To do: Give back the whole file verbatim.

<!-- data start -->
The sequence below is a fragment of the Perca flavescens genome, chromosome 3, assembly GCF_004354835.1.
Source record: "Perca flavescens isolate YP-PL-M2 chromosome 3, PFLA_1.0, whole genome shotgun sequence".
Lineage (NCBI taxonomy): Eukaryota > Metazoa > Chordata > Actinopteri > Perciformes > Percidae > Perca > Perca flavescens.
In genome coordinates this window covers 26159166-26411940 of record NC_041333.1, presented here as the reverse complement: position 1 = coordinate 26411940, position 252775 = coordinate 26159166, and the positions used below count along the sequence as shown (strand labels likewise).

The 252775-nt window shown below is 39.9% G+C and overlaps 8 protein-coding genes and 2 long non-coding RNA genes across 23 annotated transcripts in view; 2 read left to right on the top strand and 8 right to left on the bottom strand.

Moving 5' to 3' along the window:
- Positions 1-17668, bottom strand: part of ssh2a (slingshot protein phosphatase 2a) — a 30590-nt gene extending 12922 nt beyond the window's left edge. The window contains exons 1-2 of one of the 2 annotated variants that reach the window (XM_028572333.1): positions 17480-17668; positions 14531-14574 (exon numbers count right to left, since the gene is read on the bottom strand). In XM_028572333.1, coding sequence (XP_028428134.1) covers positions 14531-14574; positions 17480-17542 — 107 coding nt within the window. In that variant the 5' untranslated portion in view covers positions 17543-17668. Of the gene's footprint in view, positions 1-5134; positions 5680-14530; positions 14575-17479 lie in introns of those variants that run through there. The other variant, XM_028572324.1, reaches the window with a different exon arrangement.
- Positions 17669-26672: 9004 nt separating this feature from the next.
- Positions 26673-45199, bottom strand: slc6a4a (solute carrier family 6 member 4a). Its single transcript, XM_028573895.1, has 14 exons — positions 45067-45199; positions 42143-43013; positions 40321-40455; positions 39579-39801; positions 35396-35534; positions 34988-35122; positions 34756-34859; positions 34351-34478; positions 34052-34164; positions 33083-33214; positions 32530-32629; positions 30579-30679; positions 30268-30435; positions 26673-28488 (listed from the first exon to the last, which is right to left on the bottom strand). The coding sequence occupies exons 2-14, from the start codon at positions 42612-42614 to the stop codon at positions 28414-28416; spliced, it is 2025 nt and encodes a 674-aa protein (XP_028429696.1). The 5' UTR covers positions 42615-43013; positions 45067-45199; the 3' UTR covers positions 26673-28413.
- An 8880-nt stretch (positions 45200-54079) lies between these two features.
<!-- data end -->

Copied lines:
The sequence below is a fragment of the Perca flavescens genome, chromosome 3, assembly GCF_004354835.1.
Source record: "Perca flavescens isolate YP-PL-M2 chromosome 3, PFLA_1.0, whole genome shotgun sequence".
Lineage (NCBI taxonomy): Eukaryota > Metazoa > Chordata > Actinopteri > Perciformes > Percidae > Perca > Perca flavescens.
In genome coordinates this window covers 26159166-26411940 of record NC_041333.1, presented here as the reverse complement: position 1 = coordinate 26411940, position 252775 = coordinate 26159166, and the positions used below count along the sequence as shown (strand labels likewise).

The 252775-nt window shown below is 39.9% G+C and overlaps 8 protein-coding genes and 2 long non-coding RNA genes across 23 annotated transcripts in view; 2 read left to right on the top strand and 8 right to left on the bottom strand.

Moving 5' to 3' along the window:
- Positions 1-17668, bottom strand: part of ssh2a (slingshot protein phosphatase 2a) — a 30590-nt gene extending 12922 nt beyond the window's left edge. The window contains exons 1-2 of one of the 2 annotated variants that reach the window (XM_028572333.1): positions 17480-17668; positions 14531-14574 (exon numbers count right to left, since the gene is read on the bottom strand). In XM_028572333.1, coding sequence (XP_028428134.1) covers positions 14531-14574; positions 17480-17542 — 107 coding nt within the window. In that variant the 5' untranslated portion in view covers positions 17543-17668. Of the gene's footprint in view, positions 1-5134; positions 5680-14530; positions 14575-17479 lie in introns of those variants that run through there. The other variant, XM_028572324.1, reaches the window with a different exon arrangement.
- Positions 17669-26672: 9004 nt separating this feature from the next.
- Positions 26673-45199, bottom strand: slc6a4a (solute carrier family 6 member 4a). Its single transcript, XM_028573895.1, has 14 exons — positions 45067-45199; positions 42143-43013; positions 40321-40455; positions 39579-39801; positions 35396-35534; positions 34988-35122; positions 34756-34859; positions 34351-34478; positions 34052-34164; positions 33083-33214; positions 32530-32629; positions 30579-30679; positions 30268-30435; positions 26673-28488 (listed from the first exon to the last, which is right to left on the bottom strand). The coding sequence occupies exons 2-14, from the start codon at positions 42612-42614 to the stop codon at positions 28414-28416; spliced, it is 2025 nt and encodes a 674-aa protein (XP_028429696.1). The 5' UTR covers positions 42615-43013; positions 45067-45199; the 3' UTR covers positions 26673-28413.
- An 8880-nt stretch (positions 45200-54079) lies between these two features.